Israel (D-Huntington) called for a federal ban on roxarsone, a common chicken and turkey additive that he said contains elements of cancer-causing arsenic.
"There is no good reason to be injecting poison into this turkey," he said, pointing to a cold bird on a nearby table. "Other than to line the pockets of big poultry producers."
Roxarsone is used in the diet of about 70 percent of American-bred chickens, according to a 2007 American Chemical Society study. The European Union banned arsenic additives in poultry in 1999. In the United States, McDonald's restaurants and its Chipotle Mexican Grill subsidiary are among those that avoid roxarsone.
Israel urged people to buy poultry certified as organic by the U.S. Department of Agriculture. The Food and Drug Administration has said the additive is safe.
Keeve Nachman, a Johns Hopkins University professor who researches the effects of arsenic in the food supply, called roxarsone an "unnecessary additive" that poultry producers use to make birds larger and give the meat a pinkish hue.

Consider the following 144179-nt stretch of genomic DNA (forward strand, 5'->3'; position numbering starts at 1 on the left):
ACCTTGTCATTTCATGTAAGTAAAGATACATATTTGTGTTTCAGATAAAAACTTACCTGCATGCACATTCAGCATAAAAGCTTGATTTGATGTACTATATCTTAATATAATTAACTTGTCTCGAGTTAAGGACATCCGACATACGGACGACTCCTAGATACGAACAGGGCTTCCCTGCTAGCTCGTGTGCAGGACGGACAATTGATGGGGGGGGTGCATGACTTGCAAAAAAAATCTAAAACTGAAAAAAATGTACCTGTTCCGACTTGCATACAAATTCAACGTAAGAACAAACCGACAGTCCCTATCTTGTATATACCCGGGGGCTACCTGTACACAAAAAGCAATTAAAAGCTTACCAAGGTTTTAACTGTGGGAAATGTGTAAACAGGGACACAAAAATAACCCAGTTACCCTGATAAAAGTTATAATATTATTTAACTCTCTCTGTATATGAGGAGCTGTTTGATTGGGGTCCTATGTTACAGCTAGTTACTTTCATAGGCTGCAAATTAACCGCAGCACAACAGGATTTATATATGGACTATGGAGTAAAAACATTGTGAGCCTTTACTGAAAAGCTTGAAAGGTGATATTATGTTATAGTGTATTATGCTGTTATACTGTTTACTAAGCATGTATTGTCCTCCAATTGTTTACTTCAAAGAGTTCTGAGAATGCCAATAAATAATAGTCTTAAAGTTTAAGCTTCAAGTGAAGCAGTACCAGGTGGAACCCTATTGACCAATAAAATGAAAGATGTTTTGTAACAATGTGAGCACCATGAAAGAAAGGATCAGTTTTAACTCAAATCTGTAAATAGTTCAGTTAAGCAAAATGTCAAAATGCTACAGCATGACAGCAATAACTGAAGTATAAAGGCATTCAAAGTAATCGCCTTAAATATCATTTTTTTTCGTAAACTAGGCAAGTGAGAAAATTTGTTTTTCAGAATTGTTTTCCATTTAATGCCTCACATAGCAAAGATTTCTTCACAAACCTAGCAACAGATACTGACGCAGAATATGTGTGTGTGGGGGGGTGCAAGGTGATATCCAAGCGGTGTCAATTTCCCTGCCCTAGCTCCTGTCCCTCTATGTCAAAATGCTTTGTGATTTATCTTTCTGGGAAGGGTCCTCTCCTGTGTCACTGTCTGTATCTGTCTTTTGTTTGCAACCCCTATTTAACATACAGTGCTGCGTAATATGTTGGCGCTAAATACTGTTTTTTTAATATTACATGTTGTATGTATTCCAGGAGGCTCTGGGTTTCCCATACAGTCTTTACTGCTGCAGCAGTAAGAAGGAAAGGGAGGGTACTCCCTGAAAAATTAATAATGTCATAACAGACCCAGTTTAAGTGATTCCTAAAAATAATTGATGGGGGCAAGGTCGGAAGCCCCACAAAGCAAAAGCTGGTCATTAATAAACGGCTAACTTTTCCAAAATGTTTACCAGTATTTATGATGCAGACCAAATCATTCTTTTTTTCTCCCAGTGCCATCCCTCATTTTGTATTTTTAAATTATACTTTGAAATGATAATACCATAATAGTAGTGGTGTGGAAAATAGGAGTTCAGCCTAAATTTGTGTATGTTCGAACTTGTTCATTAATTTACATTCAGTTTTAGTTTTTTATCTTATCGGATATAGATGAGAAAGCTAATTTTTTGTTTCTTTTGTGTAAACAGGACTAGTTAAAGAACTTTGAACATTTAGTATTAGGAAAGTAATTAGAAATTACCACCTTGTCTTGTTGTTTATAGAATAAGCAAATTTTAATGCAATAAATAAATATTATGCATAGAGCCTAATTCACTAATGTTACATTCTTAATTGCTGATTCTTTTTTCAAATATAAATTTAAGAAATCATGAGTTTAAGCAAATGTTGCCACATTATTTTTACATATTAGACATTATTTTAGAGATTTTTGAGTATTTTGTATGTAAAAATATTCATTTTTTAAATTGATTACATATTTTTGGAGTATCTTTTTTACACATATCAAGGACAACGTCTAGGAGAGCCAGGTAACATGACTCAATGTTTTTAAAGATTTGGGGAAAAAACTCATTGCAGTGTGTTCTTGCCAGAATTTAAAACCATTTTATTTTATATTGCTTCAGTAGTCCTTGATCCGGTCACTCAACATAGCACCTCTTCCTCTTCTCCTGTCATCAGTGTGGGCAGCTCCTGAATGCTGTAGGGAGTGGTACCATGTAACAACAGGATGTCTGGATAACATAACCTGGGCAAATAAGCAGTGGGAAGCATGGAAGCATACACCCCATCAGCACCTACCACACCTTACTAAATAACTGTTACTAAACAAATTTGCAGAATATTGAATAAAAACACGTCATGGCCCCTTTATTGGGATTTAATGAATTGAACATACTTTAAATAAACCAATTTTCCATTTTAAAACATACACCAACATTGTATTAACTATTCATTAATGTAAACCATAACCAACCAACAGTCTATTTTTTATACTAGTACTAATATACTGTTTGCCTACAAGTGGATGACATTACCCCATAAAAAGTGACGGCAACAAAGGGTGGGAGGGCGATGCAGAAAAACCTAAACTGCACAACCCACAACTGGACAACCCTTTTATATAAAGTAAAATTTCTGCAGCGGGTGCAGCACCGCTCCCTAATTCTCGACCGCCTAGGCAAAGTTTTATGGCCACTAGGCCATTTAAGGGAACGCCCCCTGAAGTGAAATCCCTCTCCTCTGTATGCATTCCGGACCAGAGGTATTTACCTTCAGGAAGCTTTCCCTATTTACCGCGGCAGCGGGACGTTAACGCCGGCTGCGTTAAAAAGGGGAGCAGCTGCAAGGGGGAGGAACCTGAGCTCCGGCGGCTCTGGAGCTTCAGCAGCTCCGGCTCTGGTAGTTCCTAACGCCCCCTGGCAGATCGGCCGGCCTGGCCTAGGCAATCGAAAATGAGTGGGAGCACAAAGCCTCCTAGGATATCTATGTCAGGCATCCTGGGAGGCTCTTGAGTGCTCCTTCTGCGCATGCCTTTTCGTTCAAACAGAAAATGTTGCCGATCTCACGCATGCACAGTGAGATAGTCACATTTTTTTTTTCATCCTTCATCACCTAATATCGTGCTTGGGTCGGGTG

Nachman said he would not advise people to avoid Thanksgiving turkey altogether, but agreed that organic birds were preferable, if they are available.
"This is an incremental risk," Nachman said. "It's an otherwise avoidable exposure."
And Adrienne Esposito, the executive director of Citizens Campaign for the Environment, said the arsenic additives cause ancillary environmental damage when it winds up in runoff from factory farms.
"The time for toxic turkey treatment needs to end," she said at the news conference.
Israel introduced legislation in September to ban roxarsone and it was referred to the Committee on Energy and Commerce. There is no companion Senate bill.
A spokesman for the U.S. Poultry & Egg Association did not return phone calls Monday.